Rental Market on the up?

by Mark Johnston

In the past renting was for a brief stage in people’s lives, between leaving their parents homes and saving to buy their own home. Increasingly now though it is becoming a preferred or only choice rather than a stop gap.

With most first time buyers struggling to find many lenders willing to provide them 95% loan to value (LTV) mortgage deals, they are turning to the rental market, which in turn is putting a great pressure on it thus causing a ‘scrabble’ for all rooms, supply to the market still remains unable to keep up with demand.

The recession, followed by a slump in house sale due to the financial crisis has seen a rise in private renting each record level. The Eastern Landlord Association states that home ownership is in decline, dropping to 67.4%.

Research has shown that currently an average of four tenants are competing for each room that becomes available and this number is soaring in some ’hotspot’ areas of the country to an astonishing excess of 13 tenants competing. In most of these particular ‘hotspots’ rooms and flats are being let within hours of going on the market.

Figures for England provided by easyroommate showed that of 86,000 room rentals and 30,000 flat hunter’s profiles, the number of tenants to each room has increased from 3 to 4.1 over the past year.

With tenants demands continuing to reach even higher peaks there simply are not enough rental property to match it.

Due to the high demand for rental it therefore means landlords can charge high rent especially in hotspot areas such as London where rents were in excess of £701 per month which is exceptionally high when compared with the national average of £419 per month. Letting agents figures released this week showing rents have risen by 4.1%the equivalent of an extra £28 per month.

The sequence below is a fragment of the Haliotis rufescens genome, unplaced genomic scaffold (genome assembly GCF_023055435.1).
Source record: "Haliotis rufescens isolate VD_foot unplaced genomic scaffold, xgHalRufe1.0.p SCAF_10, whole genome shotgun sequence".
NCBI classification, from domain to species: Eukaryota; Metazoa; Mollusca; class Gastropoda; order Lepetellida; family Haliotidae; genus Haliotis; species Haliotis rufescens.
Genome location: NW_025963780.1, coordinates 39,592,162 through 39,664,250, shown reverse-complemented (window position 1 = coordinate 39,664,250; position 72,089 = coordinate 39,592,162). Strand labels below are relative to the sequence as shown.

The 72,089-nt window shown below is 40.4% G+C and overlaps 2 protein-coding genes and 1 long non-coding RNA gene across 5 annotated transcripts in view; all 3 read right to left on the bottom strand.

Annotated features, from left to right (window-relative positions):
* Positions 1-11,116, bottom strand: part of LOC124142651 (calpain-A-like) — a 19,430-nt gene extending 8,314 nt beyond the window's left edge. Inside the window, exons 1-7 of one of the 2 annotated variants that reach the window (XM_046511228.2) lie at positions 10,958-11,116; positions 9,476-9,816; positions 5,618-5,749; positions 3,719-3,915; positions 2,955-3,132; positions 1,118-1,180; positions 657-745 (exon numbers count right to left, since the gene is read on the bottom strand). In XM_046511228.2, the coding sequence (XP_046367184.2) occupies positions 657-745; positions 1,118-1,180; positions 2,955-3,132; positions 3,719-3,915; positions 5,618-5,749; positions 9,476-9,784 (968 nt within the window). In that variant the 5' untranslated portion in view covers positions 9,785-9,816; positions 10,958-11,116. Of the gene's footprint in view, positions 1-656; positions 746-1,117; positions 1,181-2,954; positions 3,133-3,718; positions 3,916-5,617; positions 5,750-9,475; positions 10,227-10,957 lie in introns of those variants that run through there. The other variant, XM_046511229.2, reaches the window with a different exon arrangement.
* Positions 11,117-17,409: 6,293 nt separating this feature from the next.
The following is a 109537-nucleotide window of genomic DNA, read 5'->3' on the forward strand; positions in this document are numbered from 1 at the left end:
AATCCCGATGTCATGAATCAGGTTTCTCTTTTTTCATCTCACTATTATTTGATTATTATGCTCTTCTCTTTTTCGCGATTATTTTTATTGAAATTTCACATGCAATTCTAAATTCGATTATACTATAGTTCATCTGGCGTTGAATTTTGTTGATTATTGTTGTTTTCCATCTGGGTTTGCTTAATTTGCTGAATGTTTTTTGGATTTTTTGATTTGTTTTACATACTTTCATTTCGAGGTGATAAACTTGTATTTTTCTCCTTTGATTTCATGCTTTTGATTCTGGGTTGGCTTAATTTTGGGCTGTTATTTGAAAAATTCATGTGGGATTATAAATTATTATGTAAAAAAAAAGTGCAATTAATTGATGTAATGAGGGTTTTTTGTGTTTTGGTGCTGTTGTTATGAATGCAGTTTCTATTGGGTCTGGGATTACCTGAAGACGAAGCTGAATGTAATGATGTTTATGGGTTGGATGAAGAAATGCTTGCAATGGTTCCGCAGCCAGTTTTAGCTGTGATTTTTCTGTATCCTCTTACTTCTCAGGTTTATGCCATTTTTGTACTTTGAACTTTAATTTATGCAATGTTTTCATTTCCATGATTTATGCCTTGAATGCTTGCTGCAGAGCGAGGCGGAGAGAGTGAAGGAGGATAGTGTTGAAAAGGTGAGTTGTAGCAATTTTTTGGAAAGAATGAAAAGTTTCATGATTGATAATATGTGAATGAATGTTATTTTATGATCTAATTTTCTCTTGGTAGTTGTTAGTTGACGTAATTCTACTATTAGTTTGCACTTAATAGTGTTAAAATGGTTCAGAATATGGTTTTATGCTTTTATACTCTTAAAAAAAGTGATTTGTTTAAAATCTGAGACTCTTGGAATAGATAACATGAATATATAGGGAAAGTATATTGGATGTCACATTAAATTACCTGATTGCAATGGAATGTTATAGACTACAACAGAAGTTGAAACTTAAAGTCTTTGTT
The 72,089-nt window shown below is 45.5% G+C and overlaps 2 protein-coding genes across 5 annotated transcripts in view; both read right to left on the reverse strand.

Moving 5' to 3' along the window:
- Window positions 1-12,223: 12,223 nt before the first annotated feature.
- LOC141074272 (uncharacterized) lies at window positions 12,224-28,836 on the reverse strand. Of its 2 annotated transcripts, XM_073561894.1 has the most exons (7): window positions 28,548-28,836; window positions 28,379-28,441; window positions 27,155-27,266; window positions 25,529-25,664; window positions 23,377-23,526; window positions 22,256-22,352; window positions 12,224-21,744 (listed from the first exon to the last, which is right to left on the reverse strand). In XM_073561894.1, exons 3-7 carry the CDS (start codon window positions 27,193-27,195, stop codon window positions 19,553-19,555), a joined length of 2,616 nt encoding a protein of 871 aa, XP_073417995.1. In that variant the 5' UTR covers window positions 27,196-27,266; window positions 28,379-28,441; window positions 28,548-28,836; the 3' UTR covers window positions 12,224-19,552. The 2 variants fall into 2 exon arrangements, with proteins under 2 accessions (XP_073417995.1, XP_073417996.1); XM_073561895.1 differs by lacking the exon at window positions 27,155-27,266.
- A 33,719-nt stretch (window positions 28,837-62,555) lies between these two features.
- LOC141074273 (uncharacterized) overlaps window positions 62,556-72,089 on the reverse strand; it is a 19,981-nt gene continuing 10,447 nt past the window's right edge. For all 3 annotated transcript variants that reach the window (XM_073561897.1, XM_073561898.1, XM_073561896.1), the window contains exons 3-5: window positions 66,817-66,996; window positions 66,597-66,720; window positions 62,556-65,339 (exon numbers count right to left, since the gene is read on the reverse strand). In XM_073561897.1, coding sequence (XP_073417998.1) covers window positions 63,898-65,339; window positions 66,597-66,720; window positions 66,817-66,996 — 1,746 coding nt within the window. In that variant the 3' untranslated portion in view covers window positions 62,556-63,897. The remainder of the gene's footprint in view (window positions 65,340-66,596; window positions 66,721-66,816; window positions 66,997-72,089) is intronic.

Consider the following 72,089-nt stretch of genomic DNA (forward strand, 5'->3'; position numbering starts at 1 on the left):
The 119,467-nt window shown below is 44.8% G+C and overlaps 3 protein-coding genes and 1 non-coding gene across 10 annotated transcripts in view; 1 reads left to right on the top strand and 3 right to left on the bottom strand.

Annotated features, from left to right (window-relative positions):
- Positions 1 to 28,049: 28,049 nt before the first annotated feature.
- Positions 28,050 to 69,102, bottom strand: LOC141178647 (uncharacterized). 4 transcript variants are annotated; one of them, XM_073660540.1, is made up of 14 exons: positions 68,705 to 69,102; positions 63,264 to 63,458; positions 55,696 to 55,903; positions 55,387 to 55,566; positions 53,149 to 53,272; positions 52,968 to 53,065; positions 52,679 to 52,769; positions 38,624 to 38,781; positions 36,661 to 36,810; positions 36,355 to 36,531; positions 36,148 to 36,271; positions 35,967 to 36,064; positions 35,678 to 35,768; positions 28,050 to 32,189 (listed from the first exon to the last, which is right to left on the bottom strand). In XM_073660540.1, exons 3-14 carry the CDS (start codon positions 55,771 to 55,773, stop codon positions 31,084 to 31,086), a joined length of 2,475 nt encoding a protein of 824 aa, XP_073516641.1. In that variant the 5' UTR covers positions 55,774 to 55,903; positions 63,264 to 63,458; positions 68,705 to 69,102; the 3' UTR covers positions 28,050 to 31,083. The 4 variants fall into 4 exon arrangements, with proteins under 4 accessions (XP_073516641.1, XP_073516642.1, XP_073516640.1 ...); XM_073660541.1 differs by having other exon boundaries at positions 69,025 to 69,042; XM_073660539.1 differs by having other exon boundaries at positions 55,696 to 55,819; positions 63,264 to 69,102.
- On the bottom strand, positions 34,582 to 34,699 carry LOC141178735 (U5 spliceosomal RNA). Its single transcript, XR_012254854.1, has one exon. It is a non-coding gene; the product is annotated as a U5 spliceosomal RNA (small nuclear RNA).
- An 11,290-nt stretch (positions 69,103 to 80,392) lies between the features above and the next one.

Even with rent figures such as these house hunters are turning to ‘gazumping’ one another to secure a rental property. Some figures show that one in eight renters (13%) say they have been gazumped and 26% of potential renters have admitted being the gazumper, placing a higher bid of up to £80 per month more at the last minute to snatch away a rental property.

As the cost of renting a whole flat continues to soar it seems that many first time buyers are turning to flat share in a bid to keep rental costs low enabling them to save enough money to be able to put down the kind of deposit now required by lenders to purchase their own property.

James Scott-Lee a spokesperson for the Royal Institution of Charted Surveyors said that “although we are beginning to see more mortgages aimed at first time buyers, many of them are still restricted from getting on to the property market, this in turn is leading to an increased demand in an already oversubscribed rental market.

Lending levels are it seems slowly heading in the right direction, although the main problem is still the lack of change in the number of mortgage deals for first time buyers, lenders still have a tight grip on the market.

The Council of Mortgage Lenders (CML) figures show that although first time buyers numbers were down in May this year, overall the number of mortgages increased by 1.7% April to 41,500, this was down however 5%on May 2010 figures.

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